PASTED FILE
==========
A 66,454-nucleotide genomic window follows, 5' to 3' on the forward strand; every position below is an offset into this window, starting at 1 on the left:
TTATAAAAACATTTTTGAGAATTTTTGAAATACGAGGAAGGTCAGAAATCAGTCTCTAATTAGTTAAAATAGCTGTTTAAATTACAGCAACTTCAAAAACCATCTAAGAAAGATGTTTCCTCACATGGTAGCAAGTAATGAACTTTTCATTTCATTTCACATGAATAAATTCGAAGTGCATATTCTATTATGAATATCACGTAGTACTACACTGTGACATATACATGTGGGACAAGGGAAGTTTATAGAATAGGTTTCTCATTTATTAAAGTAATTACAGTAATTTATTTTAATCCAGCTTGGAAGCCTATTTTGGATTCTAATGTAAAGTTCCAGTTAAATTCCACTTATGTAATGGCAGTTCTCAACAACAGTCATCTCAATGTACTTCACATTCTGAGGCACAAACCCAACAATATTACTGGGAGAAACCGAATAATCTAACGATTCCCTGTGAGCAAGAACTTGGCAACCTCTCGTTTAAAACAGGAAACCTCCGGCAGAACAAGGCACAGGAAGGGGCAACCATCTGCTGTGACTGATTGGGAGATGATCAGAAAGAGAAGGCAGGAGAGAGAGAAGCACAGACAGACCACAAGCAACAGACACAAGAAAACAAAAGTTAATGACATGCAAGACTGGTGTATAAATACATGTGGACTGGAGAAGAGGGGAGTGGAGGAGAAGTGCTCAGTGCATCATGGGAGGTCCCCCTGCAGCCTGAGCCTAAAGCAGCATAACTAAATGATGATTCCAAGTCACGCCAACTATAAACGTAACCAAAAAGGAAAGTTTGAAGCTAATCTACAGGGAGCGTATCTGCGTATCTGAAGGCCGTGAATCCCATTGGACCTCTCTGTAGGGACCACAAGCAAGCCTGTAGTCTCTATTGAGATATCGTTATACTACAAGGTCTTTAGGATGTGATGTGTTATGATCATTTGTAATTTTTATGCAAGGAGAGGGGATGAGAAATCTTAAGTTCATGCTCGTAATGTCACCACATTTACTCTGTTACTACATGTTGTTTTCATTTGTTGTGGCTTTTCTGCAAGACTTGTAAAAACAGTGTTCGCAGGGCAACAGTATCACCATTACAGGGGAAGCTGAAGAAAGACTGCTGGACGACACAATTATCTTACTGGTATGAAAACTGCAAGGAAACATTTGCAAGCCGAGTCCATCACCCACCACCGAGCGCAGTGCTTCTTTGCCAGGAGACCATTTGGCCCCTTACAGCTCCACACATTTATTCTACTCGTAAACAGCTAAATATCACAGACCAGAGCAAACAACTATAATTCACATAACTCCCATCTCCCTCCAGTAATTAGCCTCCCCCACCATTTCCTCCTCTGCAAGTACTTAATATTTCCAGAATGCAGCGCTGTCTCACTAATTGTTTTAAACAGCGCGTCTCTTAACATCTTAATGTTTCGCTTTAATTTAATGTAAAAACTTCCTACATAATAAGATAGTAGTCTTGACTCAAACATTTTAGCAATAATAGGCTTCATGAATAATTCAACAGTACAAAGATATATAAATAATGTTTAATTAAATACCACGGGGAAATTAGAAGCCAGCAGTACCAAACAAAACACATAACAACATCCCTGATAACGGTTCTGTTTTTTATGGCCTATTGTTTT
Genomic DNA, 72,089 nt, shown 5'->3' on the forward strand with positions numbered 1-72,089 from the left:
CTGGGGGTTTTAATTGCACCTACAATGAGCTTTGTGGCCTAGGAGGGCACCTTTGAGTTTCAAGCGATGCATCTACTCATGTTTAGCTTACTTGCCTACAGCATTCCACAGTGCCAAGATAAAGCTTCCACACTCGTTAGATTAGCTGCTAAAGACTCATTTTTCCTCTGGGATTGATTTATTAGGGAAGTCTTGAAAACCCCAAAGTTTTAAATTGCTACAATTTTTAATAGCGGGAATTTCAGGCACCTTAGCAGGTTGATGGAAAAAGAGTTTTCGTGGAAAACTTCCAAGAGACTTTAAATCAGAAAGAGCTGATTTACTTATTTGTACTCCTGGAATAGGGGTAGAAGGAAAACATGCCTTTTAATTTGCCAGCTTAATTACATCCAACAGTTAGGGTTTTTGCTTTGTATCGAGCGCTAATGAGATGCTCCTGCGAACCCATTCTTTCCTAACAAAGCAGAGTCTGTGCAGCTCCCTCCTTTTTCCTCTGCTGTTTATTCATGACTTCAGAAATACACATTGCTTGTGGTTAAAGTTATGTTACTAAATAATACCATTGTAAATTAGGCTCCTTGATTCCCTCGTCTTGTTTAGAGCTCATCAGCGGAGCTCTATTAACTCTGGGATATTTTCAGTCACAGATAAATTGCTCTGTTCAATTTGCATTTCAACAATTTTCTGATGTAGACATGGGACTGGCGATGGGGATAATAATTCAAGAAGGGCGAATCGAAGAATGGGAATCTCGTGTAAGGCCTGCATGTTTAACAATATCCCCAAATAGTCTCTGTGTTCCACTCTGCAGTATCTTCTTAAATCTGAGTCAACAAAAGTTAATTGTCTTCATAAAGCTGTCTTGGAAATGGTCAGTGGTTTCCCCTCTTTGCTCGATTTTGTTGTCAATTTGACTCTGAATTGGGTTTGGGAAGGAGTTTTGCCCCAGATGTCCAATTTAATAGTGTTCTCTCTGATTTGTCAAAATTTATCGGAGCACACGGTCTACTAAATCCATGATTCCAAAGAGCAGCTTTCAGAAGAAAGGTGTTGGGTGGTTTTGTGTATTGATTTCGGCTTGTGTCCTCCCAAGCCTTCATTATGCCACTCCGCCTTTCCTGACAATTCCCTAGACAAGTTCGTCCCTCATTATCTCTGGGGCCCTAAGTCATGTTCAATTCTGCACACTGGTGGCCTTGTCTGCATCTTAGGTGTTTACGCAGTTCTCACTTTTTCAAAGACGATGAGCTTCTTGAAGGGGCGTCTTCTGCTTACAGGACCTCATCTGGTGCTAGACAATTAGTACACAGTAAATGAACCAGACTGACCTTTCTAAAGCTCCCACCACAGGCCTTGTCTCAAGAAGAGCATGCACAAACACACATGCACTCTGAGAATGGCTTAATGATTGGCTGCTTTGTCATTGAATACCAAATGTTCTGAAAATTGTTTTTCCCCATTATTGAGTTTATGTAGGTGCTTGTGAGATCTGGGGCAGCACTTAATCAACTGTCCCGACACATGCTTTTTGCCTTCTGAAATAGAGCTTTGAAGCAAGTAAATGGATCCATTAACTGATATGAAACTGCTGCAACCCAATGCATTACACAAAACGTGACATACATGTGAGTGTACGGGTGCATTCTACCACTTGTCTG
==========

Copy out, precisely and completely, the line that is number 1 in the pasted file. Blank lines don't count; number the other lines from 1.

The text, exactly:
A 66,454-nucleotide genomic window follows, 5' to 3' on the forward strand; every position below is an offset into this window, starting at 1 on the left: